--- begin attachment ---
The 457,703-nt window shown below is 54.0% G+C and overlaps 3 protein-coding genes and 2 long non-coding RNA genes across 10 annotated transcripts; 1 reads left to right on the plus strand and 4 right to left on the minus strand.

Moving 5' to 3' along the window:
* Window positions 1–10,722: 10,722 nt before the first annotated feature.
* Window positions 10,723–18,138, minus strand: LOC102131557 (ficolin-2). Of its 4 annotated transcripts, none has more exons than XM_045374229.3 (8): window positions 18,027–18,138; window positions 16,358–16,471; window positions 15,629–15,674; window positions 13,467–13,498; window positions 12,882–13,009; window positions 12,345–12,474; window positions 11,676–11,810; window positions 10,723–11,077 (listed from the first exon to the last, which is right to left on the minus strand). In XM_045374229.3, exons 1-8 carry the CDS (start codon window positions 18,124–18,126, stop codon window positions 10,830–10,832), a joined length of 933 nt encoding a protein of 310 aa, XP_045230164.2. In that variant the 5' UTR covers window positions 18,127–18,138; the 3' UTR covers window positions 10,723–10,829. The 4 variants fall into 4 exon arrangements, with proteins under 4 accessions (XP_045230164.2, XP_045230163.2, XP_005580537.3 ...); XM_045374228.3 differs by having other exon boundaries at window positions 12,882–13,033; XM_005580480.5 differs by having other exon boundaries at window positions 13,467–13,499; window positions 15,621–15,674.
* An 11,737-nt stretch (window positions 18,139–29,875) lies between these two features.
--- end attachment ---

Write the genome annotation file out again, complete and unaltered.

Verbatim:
The 457,703-nt window shown below is 54.0% G+C and overlaps 3 protein-coding genes and 2 long non-coding RNA genes across 10 annotated transcripts; 1 reads left to right on the plus strand and 4 right to left on the minus strand.

Moving 5' to 3' along the window:
* Window positions 1–10,722: 10,722 nt before the first annotated feature.
* Window positions 10,723–18,138, minus strand: LOC102131557 (ficolin-2). Of its 4 annotated transcripts, none has more exons than XM_045374229.3 (8): window positions 18,027–18,138; window positions 16,358–16,471; window positions 15,629–15,674; window positions 13,467–13,498; window positions 12,882–13,009; window positions 12,345–12,474; window positions 11,676–11,810; window positions 10,723–11,077 (listed from the first exon to the last, which is right to left on the minus strand). In XM_045374229.3, exons 1-8 carry the CDS (start codon window positions 18,124–18,126, stop codon window positions 10,830–10,832), a joined length of 933 nt encoding a protein of 310 aa, XP_045230164.2. In that variant the 5' UTR covers window positions 18,127–18,138; the 3' UTR covers window positions 10,723–10,829. The 4 variants fall into 4 exon arrangements, with proteins under 4 accessions (XP_045230164.2, XP_045230163.2, XP_005580537.3 ...); XM_045374228.3 differs by having other exon boundaries at window positions 12,882–13,033; XM_005580480.5 differs by having other exon boundaries at window positions 13,467–13,499; window positions 15,621–15,674.
* An 11,737-nt stretch (window positions 18,139–29,875) lies between these two features.